Artificial Intelligence (AI) technologies have enabled companies to completely reimagine how processes are executed behind the scenes. In recent years, AI has come front and center and developed into advanced cognitive solutions like Amelia, which can completely automate the user experience (UX). This emerging functionality has created a need for a new type of corporate role responsible for shaping the interactions between human and machine.

At IPsoft, the responsibility for crafting these human-machine interactions falls to a dedicated team of Conversational Experience Designers like Chicago-based Michelle Gaseor. We spoke with Michelle about the process of designing these interactions as part of our ongoing series, “The Real Women Behind Amelia,” in which we profile IPsoft’s outstanding colleagues helping to define the future of technology. In this wide-ranging interview we talk about her process for creating interactions, her career path and the importance of failing, learning and improving on the way to achieving success.

How would you explain your role?

I help clients and internal product teams strategically select the best roles/skills to develop for Amelia, and then I craft the Amelia experiences from there. This includes everything from planning how the UI should look to creating a unified content strategy for dialogue. Depending on my assignment, I might be actively doing design work or I can serve in more of a consulting capacity to help clients build their own conversational experiences.

How do you go about designing an interaction with Amelia? What type of things do you consider?

I always start by thinking about the user — knowing who you are designing for and how they will be interacting with Amelia is critical.  From there, typically I design in layers, where I think about the structure of an interaction, the language, any design elements, how the conversation will be triggered, and how an individual interaction might fit into the overall experience.

Have you found anything surprising about how different audiences react to interacting with Amelia?

If I’ve learned one thing, it’s that users will always do things that you don’t expect, even when you base your design decisions on research. Usability testing is key to catching some of these reactions early.

Technology is all about failing and iterating to make things better. I think we’ll see more women in STEM when girls are taught to embrace the process of failing, learning and improving instead of trying to make things perfect out of gate.

What jobs did you have before IPsoft?

I started my professional life studying to become a history professor before pivoting into fiction publishing. I transitioned into product development/content strategy for educational technology when I realized how much I enjoy creating great experiences for high-complexity technologies.

What type of things would you like Amelia to do in the future?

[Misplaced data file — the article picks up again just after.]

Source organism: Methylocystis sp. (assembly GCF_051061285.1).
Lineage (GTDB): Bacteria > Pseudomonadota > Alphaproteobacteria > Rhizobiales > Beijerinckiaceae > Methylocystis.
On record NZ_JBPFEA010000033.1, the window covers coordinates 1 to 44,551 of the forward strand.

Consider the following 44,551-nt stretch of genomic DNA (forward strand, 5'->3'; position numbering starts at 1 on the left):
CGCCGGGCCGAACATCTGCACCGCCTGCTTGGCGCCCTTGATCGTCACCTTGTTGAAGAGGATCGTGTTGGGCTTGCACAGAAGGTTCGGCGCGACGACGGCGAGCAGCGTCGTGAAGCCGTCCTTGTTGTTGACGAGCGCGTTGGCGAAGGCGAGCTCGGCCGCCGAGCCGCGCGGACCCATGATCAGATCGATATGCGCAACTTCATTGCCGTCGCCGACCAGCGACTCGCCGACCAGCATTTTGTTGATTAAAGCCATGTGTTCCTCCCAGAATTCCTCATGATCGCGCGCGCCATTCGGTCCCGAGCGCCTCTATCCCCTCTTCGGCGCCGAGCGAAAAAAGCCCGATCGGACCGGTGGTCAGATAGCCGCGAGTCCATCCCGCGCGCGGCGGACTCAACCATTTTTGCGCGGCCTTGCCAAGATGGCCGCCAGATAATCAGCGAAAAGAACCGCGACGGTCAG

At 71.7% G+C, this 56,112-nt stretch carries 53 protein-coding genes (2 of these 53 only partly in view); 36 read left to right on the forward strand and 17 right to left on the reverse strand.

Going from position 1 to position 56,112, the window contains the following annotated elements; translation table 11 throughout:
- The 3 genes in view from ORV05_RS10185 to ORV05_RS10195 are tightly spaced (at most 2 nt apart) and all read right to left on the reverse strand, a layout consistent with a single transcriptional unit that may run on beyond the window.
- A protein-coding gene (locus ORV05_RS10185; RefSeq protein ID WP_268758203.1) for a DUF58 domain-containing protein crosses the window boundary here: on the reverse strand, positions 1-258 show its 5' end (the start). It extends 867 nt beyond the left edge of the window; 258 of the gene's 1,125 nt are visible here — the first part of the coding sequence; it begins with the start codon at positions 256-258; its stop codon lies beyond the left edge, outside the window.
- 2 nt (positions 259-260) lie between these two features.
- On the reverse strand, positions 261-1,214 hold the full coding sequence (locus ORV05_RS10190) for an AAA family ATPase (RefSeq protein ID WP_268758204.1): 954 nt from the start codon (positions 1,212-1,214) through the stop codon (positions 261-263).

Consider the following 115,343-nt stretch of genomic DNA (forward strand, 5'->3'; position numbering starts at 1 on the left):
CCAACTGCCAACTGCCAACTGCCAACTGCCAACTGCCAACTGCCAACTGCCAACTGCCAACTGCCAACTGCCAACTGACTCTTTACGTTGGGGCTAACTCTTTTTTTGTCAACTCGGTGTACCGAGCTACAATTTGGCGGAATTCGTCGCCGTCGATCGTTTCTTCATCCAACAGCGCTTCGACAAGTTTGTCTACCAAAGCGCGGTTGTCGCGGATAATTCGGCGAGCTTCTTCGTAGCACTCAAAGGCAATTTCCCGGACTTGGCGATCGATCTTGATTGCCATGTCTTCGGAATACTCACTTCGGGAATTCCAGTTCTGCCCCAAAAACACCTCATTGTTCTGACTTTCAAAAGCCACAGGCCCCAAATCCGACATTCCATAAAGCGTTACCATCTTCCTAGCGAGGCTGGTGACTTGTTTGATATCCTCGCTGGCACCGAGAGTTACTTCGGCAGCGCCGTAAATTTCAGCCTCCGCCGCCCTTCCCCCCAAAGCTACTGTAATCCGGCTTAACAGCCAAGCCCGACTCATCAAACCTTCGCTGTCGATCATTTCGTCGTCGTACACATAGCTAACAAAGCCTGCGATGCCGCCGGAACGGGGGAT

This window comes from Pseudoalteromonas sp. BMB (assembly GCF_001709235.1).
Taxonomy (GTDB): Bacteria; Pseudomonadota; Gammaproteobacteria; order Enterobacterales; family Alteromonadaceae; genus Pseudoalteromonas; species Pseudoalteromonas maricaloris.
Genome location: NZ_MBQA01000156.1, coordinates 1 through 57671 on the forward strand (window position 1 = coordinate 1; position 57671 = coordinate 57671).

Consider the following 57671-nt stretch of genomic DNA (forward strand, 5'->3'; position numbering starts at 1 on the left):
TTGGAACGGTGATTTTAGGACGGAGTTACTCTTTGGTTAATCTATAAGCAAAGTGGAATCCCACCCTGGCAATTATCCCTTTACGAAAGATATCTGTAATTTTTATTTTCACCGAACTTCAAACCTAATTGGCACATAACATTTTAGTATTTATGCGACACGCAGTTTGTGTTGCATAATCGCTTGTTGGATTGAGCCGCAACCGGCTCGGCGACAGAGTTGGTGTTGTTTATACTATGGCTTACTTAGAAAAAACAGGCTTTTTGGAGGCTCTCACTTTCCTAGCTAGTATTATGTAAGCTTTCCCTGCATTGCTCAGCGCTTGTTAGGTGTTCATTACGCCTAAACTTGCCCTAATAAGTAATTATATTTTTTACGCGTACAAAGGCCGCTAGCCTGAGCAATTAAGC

As a conversational designer, I’m always looking for more tools/capabilities that allow me to train Amelia on the nuances of natural conversation, both in terms of helping her respond to users and teaching her to understand users. But I really find that a lot of the most interesting experiences I design involve integrations with other technologies or platforms. I look forward to getting Amelia even more integrations.

How do you explain to non-tech friends and family what you do?

I tell them that I teach an AI like Siri and Alexa how to do specific roles and carry out specific skills.

What brought you to IPsoft?

I was working on algorithmically driven educational content, which showed me how to use technology to create a customized yet cohesive educational experiences. From that, I learned how much I enjoyed the challenge of working with emerging technologies, which is ultimately what brought me to work on AI at IPsoft.

What do you like best about working at IPsoft?

Digging into the technology. I like having exposure to all the nuances of how Amelia works. It allows me to partner more closely with the engineers and delivery managers to create results. Seeing great design in practice is rewarding.

How can we get more women in STEM?

Technology is all about failing and iterating to make things better. I think we’ll see more women in STEM when girls are taught to embrace the process of failing, learning and improving instead of trying to make things perfect out of gate. I see fear of failure as a big cultural factor that keeps more women from entering STEM fields.


Five Fast Fun Facts

What is your favorite depiction of AI from science fiction?

David from Steven Spielberg’s A.I.

Name a technology you’ve recently come in contact with that made you think, “Wow, I’m really living in the future.”

CRISPR (Gene Editing).

Name a notable real-life scientist/engineer/innovator whose contributions inspired you.

Hedy Lamarr.

A thing your co-workers would be surprised to learn about you.

I write science fiction in my free time.

Your last meal would be?

All the gluten-filled pastries I could get my hands on!